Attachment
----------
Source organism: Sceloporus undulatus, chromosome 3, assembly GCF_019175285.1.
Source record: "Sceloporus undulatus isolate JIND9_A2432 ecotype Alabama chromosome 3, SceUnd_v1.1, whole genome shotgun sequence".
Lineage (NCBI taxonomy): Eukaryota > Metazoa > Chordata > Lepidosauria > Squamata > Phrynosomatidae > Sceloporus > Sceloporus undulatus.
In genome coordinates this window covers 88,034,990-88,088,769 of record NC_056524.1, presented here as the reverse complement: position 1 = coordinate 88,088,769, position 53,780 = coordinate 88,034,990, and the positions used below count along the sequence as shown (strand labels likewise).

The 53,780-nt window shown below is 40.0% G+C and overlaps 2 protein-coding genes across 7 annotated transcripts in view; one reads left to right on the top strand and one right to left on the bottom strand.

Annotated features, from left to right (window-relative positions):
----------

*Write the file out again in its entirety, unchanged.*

Source organism: Sceloporus undulatus, chromosome 3, assembly GCF_019175285.1.
Source record: "Sceloporus undulatus isolate JIND9_A2432 ecotype Alabama chromosome 3, SceUnd_v1.1, whole genome shotgun sequence".
Lineage (NCBI taxonomy): Eukaryota > Metazoa > Chordata > Lepidosauria > Squamata > Phrynosomatidae > Sceloporus > Sceloporus undulatus.
In genome coordinates this window covers 88,034,990-88,088,769 of record NC_056524.1, presented here as the reverse complement: position 1 = coordinate 88,088,769, position 53,780 = coordinate 88,034,990, and the positions used below count along the sequence as shown (strand labels likewise).

The 53,780-nt window shown below is 40.0% G+C and overlaps 2 protein-coding genes across 7 annotated transcripts in view; one reads left to right on the top strand and one right to left on the bottom strand.

Annotated features, from left to right (window-relative positions):